5 principles that should drive Boston’s enormous federal school aid

Transparency, proximity, equity, specificity, and boldness should be the watchwords

IN APRIL President Biden announced a $1.8 trillion plan to support children and families, on the heels of stimulus checks issued back in February. But this latest relief did not come in the form of checks deposited into the bank accounts of families: This stimulus spending came in the form of an enormous investment in education to support the reopening of in-person learning and address the academic and socio-emotional impacts of the pandemic.

How large is this check? On the national scale, the federal Elementary and Secondary School Emergency Relief Fund — ESSER, for short — is as much as the United States spent to rebuild Europe after World War II, when adjusted for inflation. Massachusetts has already received over $1 billion in ESSER funds that first became available last spring, with another $1.83 billion on its way from this latest round of federal aid. Boston alone is expected to receive close to $435 million in total ESSER funding, a third of its annual school budget.

In Boston, that works out to almost $9,000 more per student.

It’s the kind of windfall we’re not used to in education. With this influx of federal aid, the education funding debate isn’t about whether schools’ needs can be met. Rather, the $400 million dollar question Boston must now answer is exactly how should this money be spent?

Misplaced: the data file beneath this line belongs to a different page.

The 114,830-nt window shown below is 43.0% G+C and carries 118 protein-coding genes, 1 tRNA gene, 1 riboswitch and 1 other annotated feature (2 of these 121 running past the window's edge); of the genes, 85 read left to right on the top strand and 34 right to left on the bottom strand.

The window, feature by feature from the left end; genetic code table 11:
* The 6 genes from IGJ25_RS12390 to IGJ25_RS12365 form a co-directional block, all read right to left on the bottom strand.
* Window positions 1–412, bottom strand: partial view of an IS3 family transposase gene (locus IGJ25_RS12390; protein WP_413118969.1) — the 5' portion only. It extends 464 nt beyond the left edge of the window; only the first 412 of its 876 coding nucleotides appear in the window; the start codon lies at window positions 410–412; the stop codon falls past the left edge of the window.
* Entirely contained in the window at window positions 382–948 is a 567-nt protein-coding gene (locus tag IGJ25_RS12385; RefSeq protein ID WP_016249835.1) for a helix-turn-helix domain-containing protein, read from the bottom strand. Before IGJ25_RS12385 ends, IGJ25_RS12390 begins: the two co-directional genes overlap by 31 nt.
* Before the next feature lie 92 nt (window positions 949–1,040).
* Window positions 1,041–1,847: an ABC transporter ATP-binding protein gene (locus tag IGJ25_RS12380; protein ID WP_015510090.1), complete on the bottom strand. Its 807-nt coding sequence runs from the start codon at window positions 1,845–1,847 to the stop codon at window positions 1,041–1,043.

As with other federal funding, school districts typically draw down federal funds through a granting process, with the state serving as a pass-through of sorts. Municipal leaders, school committees, and other stakeholders have a limited role — or sometimes no role at all. Superintendents and school district leaders can complete this with limited reporting requirements or active oversight.

This Thursday is the first meeting of the Return, Recover, Reimagine Commission formed to “advise” Boston Public Schools Superintendent Brenda Cassellius on where to direct investments. But critical gaps in representation remain across its 32-member appointments, most importantly when it comes to educator, family, and student representation, considering students are the direct beneficiaries of these dollars. The lack of any public health representation also raises some questions, given the bulk of “Return” efforts are focused on health and safety.